Susan Faludi

From Wikipedia, the free encyclopedia
Jump to: navigation, search
Susan Faludi
Susan Faludi.JPG
Born (1959-04-18) April 18, 1959 (age 55)
Queens, New York, U.S.
Education Harvard University
Occupation journalist
Notable credit(s) Pulitzer Prize-winner

Susan C. Faludi (born April 18, 1959) is an American humanist, journalist and author. She won a Pulitzer Prize for Explanatory Journalism in 1991, for a report on the leveraged buyout of Safeway Stores, Inc., a report that the Pulitzer Prize committee commended for depicting the "human costs of high finance".

Biographical information[edit]

Faludi was born to a Hungarian Jewish family in Queens, New York in 1959 and grew up in Yorktown Heights, New York. Her mother was a homemaker and journalist and is a long-time New York University student. Her father is a photographer who had emigrated from Hungary, a survivor of the Holocaust. Susan graduated from Harvard University in 1981, where she wrote for The Harvard Crimson, and became a journalist, writing for The New York Times, Miami Herald, Atlanta Journal Constitution, San Jose Mercury News, and The Wall Street Journal, among other publications. Throughout the eighties she wrote several articles on feminism and the apparent resistance to the movement. Seeing a pattern emerge, Faludi wrote Backlash, which was released in late 1991. In 2008-2009, Faludi was a fellow at the Radcliffe Institute for Advanced Study.[1] She lives with fellow author Russ Rymer. Since January 2013, Faludi has been a contributing editor at The Baffler magazine in Cambridge, Massachusetts.

Books[edit]

  • In her 1999 book Stiffed: The Betrayal of the American Man Faludi analyzes the state of the American man. Faludi argues that while many of those in power are men, most individual men have little power. American men have been brought up to be strong, support their families and work hard. But many men who followed this now find themselves underpaid or unemployed, disillusioned and abandoned by their wives. Changes in American society have affected both men and women, Faludi concludes, and it is wrong to blame individual men for class differences, or for plain differences in individual luck and ability, that they did not cause and from which men and women suffer alike.[3]
  • In The Terror Dream Faludi analyzes the September 11, 2001 terrorist attacks in light of prior American experience going back to insecurity on the historical American frontier such as in Metacom's Rebellion. Faludi argues that 9/11 reinvigorated in America a climate that is hostile to women. Women are viewed as weak and best suited to playing support roles for the men who protect them from attack.[4][5] The book was called a "tendentious, self-important, sloppily reasoned work that gives feminism a bad name" by the New York Times principal book reviewer Michiko Kakutani.[6] Sarah Churchwell in the Guardian says, "Ultimately Faludi is guilty of her own exaggerations and mythmaking, strong-arming her argument into submission." [7] On the other hand, Kirkus Reviews claimed that the book was a "rich, incisive analysis of the surreality of American life in the wake of 9/11" and that it was "brilliant, illuminating and essential."[8] Reviewing the book for Fresh Air, Maureen Corrigan praised Faludi for her “characteristic restraint and depth of research” and for her "rigorous insistence on truth."[9]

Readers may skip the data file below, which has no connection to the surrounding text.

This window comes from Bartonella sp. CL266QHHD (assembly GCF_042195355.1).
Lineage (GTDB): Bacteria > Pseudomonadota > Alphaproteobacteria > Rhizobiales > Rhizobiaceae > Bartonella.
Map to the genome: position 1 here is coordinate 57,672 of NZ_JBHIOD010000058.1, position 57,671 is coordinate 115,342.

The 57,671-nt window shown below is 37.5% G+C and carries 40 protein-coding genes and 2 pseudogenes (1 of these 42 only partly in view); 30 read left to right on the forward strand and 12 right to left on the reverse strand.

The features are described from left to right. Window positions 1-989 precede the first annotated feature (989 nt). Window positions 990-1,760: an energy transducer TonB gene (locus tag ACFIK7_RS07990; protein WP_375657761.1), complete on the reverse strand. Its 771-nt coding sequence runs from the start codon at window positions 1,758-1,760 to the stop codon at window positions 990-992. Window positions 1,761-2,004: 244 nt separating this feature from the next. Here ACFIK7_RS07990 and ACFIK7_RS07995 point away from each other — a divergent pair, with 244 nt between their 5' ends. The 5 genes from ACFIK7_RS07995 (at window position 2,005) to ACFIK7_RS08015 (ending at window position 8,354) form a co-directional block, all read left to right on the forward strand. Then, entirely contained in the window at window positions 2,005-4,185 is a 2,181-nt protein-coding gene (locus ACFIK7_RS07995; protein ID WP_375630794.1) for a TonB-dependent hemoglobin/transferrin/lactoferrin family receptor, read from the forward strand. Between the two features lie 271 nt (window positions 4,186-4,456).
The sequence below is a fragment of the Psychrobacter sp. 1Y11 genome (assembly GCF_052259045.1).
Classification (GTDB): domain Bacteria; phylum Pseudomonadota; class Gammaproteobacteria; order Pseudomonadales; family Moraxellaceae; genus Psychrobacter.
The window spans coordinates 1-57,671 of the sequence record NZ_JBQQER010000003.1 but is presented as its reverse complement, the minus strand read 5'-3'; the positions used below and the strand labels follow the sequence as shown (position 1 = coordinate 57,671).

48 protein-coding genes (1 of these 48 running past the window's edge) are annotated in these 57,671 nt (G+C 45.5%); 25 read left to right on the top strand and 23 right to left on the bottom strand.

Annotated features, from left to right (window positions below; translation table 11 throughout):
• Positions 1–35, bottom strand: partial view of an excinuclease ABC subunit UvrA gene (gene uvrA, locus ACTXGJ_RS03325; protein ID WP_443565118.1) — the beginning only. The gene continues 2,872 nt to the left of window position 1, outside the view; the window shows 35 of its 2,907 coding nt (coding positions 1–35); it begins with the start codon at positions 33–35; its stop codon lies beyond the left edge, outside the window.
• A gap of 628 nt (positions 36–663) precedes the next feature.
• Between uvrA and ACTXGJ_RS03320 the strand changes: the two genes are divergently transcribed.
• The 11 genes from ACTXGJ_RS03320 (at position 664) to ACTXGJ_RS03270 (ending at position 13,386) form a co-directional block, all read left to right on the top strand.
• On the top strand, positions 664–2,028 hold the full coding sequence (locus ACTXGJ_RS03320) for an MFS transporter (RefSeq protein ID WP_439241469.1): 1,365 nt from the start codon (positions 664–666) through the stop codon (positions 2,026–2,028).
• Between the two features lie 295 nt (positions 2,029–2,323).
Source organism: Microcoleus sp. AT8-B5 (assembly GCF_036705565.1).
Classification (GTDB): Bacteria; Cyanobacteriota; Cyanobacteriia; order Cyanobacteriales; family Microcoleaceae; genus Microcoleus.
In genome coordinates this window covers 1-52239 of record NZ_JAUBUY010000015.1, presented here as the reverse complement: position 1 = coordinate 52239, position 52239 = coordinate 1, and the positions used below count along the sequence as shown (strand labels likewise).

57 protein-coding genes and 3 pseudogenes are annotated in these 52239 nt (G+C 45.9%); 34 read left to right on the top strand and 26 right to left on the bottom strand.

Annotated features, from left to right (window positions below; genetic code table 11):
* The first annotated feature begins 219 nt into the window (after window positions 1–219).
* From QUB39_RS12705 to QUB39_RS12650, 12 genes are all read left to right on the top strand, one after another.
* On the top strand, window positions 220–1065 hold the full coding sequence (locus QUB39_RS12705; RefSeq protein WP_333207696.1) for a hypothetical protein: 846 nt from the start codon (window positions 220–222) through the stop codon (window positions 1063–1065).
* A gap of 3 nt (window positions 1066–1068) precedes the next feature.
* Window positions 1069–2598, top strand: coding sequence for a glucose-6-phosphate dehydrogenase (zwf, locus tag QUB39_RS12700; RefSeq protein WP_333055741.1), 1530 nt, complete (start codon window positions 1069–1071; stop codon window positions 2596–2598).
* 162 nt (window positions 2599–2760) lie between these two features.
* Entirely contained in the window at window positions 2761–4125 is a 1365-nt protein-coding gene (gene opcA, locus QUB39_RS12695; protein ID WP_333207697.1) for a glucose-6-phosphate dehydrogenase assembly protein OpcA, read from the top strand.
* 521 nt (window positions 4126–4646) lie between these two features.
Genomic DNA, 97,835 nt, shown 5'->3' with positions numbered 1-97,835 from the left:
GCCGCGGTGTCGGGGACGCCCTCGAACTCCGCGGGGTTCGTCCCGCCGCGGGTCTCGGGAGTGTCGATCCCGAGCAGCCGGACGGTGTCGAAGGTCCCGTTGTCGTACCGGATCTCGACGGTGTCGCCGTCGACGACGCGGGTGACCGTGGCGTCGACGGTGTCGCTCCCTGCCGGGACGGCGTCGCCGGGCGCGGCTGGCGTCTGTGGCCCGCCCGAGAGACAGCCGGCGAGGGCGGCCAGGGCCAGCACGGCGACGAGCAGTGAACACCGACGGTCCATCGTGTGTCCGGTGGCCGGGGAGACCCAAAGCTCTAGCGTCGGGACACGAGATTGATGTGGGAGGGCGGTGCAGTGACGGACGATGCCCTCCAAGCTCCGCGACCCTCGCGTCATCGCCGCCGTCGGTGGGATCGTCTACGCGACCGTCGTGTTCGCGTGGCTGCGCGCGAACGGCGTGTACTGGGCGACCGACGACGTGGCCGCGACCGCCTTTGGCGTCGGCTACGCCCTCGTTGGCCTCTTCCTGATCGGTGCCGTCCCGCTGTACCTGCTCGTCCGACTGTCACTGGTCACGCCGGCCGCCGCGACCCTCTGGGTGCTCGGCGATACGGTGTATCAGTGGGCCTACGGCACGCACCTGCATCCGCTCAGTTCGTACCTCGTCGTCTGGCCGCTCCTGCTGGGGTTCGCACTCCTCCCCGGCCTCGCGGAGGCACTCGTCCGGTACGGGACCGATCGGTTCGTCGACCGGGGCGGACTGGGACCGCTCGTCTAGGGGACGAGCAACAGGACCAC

Faludi and feminism[edit]

Faludi has rejected the claim advanced by critics that there is a "rigid, monolithic feminist orthodoxy", noting in response that she has disagreed with Gloria Steinem about pornography and Naomi Wolf about abortion.[10]

Like Gloria Steinem,[11][12] Faludi has criticized the obscurantism prevalent in academic feminist theorizing, saying, "There's this sort of narrowing specialization and use of coded, elitist language of deconstruction or New Historicism or whatever they're calling it these days, which is to my mind impenetrable and not particularly useful."[13] She has also characterized "academic feminism's love affair with deconstructionism" as "toothless", and warned that it "distract[s] from constructive engagement with the problems of the public world".[10]

See also[edit]

References[edit]

  1. ^ Susan Faludi's Radcliffe Webpage: http://www.radcliffe.edu/fellowships/fellows_2009sfaludi.aspx
  2. ^ Faludi, Susan (October 1, 1991). Backlash: The Undeclared War Against American Women. Crown. ISBN 0-517-57698-8. 
  3. ^ Faludi, Susan (October 1, 2000). Stiffed: The Betrayal of the American Man. Harper Perennial. ISBN 0-380-72045-0. 
  4. ^ Faludi, Susan (October 2, 2007). The Terror Dream: Fear and Fantasy in Post-9/11 America. Metropolitan Books. ISBN 0-8050-8692-7. 
  5. ^ Faludi, Susan (September 7, 2007). "America's Guardian Myths". The New York Times. Retrieved May 24, 2010. 
  6. ^ New York Times Book Review, 10-23-2007
  7. ^ www.guardian.co.uk
  8. ^ https://www.kirkusreviews.com/book-reviews/susan-faludi/the-terror-dream/
  9. ^ http://www.npr.org/templates/story/story.php?storyId=16042812
  10. ^ a b Slate, May 13, 1997. "Revisionist Feminism"
  11. ^ Mother Jones. "Gloria Steinem"
  12. ^ "Feminism? It's Hardly Begun"
  13. ^ Conniff, Ruth. The Progressive, June, 1993. Susan Faludi Interview

External links[edit]